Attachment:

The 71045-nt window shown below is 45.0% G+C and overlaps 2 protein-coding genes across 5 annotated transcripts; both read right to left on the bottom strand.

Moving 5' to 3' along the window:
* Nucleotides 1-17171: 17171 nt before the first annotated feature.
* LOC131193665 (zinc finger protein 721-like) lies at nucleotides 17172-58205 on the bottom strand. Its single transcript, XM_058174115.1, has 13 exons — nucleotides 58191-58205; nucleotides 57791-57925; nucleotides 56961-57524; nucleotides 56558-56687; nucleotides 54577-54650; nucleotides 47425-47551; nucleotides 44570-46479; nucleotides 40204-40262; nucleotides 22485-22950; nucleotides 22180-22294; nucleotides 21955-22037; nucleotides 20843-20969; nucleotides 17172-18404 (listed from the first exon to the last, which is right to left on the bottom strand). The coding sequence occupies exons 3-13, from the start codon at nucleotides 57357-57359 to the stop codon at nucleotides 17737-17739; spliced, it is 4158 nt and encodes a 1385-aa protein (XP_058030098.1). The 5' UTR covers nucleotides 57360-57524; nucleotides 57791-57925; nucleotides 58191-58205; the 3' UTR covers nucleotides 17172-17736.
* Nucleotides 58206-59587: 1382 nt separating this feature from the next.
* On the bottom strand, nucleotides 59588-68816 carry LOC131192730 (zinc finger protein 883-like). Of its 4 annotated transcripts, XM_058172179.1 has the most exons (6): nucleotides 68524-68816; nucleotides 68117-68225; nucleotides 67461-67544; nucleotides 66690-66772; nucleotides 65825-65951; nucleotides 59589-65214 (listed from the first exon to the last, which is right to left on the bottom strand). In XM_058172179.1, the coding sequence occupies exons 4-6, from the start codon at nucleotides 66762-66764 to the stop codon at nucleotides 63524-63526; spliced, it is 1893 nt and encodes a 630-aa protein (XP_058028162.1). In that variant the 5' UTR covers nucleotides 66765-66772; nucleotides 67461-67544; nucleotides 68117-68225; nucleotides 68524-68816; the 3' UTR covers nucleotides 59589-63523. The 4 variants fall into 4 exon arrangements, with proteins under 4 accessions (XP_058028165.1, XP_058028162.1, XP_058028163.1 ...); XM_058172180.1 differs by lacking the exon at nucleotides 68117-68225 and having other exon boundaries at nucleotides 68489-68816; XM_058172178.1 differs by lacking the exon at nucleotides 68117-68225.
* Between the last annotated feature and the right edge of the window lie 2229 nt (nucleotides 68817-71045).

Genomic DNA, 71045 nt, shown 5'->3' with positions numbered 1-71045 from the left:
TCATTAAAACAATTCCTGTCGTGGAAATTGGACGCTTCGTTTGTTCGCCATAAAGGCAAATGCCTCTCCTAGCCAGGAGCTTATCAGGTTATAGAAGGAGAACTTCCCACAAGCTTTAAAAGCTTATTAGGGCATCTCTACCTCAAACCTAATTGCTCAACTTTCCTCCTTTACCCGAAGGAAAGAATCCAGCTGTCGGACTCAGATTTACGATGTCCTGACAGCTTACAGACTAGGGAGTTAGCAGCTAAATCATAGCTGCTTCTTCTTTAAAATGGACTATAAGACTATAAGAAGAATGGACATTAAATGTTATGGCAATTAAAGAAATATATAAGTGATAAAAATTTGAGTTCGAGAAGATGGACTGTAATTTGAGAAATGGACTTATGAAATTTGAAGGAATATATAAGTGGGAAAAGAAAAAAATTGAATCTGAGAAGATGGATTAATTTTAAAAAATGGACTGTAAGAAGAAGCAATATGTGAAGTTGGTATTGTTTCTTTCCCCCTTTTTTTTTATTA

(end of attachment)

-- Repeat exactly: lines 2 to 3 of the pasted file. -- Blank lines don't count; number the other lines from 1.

Moving 5' to 3' along the window:
* Nucleotides 1-17171: 17171 nt before the first annotated feature.